Clare's Quin Abbey, Among Ireland's Hidden Sacred Ground

Throughout Ireland's lovely and storied countryside, visitors can find magnificent religious sites that are a testament to Ireland's glorious and tragic history. Some of the best known include the Rock of Cashel, St. Kevin's Monastery at Glendalough, and the ancient university of Clonmacnoise.

But in addition to these notable locations, there are numerous ruins of abbeys, monasteries and churches that are not on the tourist maps and little visited. The most chesished in my memory is Quin Abbey, which I came upon quite accidentally on one of my first trips to Ireland.

Qunn Abbey in County Clare is almost in the shadow of Shannon Airport but is little known and less visited. I came upon the abbey while seeking a direct road to the nearby Cliffs of Moher, one of Ireland's most popular scenic wonders. With no one around, I climbed over a stone wall and spent several hours exploring the ruins of the abbey and its somber graveyard.

The Franciscan friary dates from the 15th century when the MacNamara family built the cloisters on the remains of a Norman castle. The abbey was confiscated from the Franciscans in 1541 after England's Henry VIII suppressed the Catholic Church. For decades, the site was in disrepair until the MacNamaras regained control and restored the grounds in 1604. But in 1651 Cromwell's troops destroyed the abbey again, and massacred the friars.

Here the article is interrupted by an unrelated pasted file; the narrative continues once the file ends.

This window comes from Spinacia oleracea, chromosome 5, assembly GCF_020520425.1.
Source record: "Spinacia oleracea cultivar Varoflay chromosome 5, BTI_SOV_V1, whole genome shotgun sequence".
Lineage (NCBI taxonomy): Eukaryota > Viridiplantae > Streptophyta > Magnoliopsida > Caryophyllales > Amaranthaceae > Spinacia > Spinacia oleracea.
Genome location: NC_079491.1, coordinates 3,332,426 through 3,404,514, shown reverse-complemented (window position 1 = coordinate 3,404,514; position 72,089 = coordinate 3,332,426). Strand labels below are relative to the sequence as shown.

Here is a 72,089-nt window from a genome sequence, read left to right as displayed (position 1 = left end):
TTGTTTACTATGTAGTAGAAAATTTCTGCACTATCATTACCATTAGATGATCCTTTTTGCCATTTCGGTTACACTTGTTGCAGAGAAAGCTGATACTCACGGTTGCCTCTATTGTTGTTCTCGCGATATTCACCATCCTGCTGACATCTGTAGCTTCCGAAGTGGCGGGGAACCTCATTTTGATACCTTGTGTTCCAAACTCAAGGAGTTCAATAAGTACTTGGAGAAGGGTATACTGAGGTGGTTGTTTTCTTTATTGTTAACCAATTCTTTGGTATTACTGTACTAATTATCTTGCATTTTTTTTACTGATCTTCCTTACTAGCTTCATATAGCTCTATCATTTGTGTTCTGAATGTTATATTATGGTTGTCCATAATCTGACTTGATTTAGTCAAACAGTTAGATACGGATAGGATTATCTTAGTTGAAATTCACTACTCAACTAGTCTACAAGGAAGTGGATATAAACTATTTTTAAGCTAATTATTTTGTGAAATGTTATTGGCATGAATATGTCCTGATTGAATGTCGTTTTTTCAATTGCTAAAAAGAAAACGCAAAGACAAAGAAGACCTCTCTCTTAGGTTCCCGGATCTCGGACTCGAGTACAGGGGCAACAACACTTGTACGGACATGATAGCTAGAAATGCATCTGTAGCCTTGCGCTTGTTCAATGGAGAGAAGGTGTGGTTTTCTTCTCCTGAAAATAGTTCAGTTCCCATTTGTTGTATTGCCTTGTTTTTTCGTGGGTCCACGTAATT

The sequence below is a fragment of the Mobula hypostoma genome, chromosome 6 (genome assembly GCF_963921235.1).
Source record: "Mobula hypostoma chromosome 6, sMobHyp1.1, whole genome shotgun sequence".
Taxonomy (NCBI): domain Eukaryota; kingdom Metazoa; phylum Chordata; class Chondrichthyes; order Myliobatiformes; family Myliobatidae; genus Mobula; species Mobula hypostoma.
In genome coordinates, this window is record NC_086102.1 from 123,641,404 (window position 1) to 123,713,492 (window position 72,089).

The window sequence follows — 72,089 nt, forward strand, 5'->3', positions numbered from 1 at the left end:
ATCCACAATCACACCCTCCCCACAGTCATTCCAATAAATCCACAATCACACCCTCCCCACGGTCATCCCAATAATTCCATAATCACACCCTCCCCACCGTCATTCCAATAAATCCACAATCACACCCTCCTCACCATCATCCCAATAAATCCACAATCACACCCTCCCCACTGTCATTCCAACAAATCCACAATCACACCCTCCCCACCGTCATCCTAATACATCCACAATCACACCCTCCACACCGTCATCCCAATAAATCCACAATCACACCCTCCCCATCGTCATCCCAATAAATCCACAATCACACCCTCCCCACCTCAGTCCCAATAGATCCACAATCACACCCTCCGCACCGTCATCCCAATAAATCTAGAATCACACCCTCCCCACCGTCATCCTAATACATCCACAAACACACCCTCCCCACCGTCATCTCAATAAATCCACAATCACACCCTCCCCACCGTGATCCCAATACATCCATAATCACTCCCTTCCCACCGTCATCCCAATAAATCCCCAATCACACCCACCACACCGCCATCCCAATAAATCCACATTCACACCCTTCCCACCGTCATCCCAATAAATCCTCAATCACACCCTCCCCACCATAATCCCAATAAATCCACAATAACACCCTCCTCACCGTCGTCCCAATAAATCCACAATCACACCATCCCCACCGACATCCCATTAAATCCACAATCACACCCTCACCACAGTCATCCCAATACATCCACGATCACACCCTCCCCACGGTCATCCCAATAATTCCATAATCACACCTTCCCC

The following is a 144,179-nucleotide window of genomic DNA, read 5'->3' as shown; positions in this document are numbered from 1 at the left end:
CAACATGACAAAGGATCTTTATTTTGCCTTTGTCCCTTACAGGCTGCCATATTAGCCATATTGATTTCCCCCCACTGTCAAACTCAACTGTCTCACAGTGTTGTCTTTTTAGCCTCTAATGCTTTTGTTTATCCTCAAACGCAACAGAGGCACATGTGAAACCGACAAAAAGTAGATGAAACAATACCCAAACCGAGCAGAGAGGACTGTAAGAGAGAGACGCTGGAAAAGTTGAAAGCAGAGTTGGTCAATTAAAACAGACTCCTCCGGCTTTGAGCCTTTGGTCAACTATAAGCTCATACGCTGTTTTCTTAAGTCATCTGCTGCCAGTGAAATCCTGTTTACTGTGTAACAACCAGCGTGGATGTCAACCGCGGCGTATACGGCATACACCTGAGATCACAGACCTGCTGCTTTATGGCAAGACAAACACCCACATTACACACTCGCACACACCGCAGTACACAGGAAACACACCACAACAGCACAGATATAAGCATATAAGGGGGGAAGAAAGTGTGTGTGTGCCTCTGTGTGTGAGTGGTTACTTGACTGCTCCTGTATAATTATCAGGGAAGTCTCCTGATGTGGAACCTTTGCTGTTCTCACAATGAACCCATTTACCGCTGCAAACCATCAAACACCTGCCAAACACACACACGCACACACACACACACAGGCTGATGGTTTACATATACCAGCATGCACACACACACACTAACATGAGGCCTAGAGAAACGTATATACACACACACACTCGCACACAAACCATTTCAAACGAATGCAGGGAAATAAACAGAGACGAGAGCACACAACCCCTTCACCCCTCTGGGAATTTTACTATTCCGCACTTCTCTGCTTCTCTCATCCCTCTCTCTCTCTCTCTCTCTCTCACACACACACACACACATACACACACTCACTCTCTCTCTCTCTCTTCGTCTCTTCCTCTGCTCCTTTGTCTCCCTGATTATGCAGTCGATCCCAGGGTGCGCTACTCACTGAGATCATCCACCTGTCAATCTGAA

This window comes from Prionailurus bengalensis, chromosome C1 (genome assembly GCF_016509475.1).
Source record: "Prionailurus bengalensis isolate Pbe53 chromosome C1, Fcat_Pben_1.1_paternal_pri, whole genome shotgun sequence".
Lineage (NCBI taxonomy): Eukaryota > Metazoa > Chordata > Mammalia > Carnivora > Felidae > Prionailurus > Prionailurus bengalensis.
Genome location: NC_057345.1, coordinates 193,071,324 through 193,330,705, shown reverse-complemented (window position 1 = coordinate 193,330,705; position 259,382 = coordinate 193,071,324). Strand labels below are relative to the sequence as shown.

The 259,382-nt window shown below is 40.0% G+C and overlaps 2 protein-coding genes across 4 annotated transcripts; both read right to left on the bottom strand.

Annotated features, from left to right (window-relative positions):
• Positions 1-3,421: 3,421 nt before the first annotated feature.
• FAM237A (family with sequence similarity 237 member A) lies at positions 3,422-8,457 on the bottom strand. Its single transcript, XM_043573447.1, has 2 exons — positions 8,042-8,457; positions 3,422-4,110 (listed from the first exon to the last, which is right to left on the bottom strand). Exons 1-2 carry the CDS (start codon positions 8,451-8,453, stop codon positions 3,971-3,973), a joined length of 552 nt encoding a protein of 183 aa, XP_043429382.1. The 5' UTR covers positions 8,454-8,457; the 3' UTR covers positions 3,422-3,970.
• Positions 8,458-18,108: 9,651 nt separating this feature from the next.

In 1691, the friars returned and there was a Franciscan presence until 1820, when the last friar living on the ruined grounds died. The abbey was declared a National Monument in 1880.

I have visited Quin Abbey several times and have always marveled at its quiet dignity. Although officially there is caretaker on the site, perhaps because I usually visit Ireland "off season," I have never encounterd one. I have read reviews on Tripadvisor.com in which visitors, who also came upon the landmark accidentally, have found the caretaker's recitation of the abbey's history helpful. But although I would no doubt benefit from this knowledge, something in me prefers visiting Quin Abbey when no one else is around, when I can walk among the ruins and try to imagine what is was like in its era of spiritual activity. It is something that I, for one, find inspiring in today's secular world.

Something in me prefers visiting Quin Abbey when no one else is around, when I can walk among the ruins

Quin Abbey is nine miles from the town of Ennis in County Clare and there are directional signs on local roads. In the Franciscan spirit, there is no charge for entering the grounds. There is a bar / restaurant across the street that has received favorable reviews for lunch and a Catholic church nearby that serves the village.

In addition to Quin Abbey, some other religious sites that are off the beaten track are Timoleague Friary near Kinsale, County Cork, and Holy Cross Abbey in Tipperary, The latter is one of the few ancient religious sites in Ireland restored completely as a parish church.

For more information on visiting Ireland, contact the Irish Tourist Board at www.discoverireland.ie.

Views: 1214

Tags: Abbeys, Archaeology, Clare, Faith, Franciscan, Religion, Tourism, Travel, ruins


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Comment by Joe Gannon on August 2, 2015 at 3:31pm